Then one late afternoon, someone special mentioned Moneybookers, which I gather is currently being married off to Skrill. She also mentioned another payment platform, the first of its kind, that is based right here in Kenya. I decided to give both a try. I set up a Moneybookers account, which I must admit was very simple and straightforward. Then I moved on and created an account with ePay-Kenya, which also was simple and relaxed.

Simply stated, ePay-Kenya allows you to withdraw funds straight from Moneybookers to your M-Pesa account. The whole process takes less than an hour (as long as you do not withdraw at night).

Well, it is at the formative stages and the whole thing is somewhat running on manual, plus ePay has to rely on third party gateways to process the payments. That should explain the ten-minute-to-one-hour wait. Overall, it is quite effective and probably the only system in Kenya that allows you to withdraw instantly from online freelancer sites through Moneybookers. All that you need is an active Moneybookers account for clients to make payments and a verified ePay-Kenya account.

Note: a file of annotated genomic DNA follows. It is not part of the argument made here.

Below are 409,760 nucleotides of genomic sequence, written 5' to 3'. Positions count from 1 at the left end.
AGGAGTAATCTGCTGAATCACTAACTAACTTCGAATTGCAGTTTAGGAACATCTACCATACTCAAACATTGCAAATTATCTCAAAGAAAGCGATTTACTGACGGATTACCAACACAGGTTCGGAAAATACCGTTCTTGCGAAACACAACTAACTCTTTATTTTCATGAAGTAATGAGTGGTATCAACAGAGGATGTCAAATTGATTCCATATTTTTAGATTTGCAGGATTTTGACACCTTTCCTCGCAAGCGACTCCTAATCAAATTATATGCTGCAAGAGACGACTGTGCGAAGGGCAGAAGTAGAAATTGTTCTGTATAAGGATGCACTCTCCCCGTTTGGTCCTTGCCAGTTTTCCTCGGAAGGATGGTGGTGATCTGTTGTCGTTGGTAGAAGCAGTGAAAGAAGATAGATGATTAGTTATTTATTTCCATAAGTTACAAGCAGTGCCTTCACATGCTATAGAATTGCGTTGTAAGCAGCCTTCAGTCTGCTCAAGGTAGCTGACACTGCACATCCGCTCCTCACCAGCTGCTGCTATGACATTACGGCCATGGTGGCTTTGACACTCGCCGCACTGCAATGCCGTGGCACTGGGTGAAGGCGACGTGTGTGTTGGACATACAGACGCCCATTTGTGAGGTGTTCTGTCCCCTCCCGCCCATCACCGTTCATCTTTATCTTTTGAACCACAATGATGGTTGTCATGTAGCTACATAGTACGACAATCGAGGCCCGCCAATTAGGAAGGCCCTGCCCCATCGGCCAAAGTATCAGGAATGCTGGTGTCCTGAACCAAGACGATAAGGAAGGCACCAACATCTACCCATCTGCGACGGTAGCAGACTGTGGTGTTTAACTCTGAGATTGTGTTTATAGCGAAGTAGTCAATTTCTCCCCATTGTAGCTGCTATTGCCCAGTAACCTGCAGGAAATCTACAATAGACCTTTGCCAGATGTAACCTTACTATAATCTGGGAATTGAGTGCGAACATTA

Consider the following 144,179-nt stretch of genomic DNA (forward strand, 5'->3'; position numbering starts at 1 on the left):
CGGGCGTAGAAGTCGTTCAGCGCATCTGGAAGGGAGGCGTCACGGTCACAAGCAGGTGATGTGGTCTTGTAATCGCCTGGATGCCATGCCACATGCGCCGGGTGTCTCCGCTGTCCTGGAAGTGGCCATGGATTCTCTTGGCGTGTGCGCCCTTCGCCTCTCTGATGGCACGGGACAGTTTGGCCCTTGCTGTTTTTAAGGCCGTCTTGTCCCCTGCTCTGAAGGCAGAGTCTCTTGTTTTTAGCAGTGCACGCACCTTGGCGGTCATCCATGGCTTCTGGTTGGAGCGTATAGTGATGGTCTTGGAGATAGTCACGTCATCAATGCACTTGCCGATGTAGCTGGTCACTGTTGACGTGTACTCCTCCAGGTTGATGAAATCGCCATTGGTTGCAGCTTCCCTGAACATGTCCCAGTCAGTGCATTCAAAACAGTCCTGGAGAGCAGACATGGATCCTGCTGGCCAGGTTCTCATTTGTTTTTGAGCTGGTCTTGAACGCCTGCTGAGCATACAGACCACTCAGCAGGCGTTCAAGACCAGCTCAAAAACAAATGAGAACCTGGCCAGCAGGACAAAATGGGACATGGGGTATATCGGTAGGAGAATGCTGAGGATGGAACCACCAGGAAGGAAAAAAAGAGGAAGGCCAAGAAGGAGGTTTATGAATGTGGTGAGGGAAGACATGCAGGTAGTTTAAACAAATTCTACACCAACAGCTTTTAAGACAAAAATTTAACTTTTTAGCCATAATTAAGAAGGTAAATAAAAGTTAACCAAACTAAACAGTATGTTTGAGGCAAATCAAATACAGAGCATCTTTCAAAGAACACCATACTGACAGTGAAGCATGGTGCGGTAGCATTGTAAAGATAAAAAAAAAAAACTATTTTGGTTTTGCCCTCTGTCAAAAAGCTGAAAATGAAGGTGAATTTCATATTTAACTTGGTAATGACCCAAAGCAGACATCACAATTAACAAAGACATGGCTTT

Nonetheless, there are fees that will need meeting. Before withdrawing to M-Pesa, you will have to make a deposit to your ePay account from Moneybookers. Every deposit attracts a 10 percent fee that is claimed from the amount deposited. There is also a 3 percent fee taken by Moneybookers. Finally, to withdraw to M-Pesa, you have to part with a $3 fee. For illustration purposes, let us withdraw $50 you supposedly made this week.

  • 10% of $50 = $5 (By ePay)
  • 3% of $50 = $1.5 (By Moneybookers)
  • $3 M-Pesa charge (By ePay)

Amount that goes into your pocket = $50 – $5 -$3 – $1.5 = $40.5

With the garbage that is our economy, the hypothetical $40.5 in hand is better than $50 held up somewhere on the internet. I did what I love doing most and complained about the fees. One seemingly well-trained fellow nicely informed me that fees would eventually come down with the expected expansion in membership. Projections by ePay pegged that at about 6 months from now, hopefully. I later learnt that the seemingly expensive rates are due to high fees charged by the aforementioned third party gateways.

On the bright side, the customer care team is on point; quick, courteous and well composed. All is not lost if you have some money trapped away in PayPal. EPay-Kenya has a way of withdrawing the same. For this, you will need to contact them directly at

Well, I will continue using the service if for nothing else, its reliability. Of course, I will be looking forward to lower fees.

Ok mateys, that there is how to withdraw money online if you are a freelancer in Kenya. As a certain literature tutor used to quote, there are many ways of killing a rat, so if you are privy to any other way, I would be delighted to put a few words to that as well.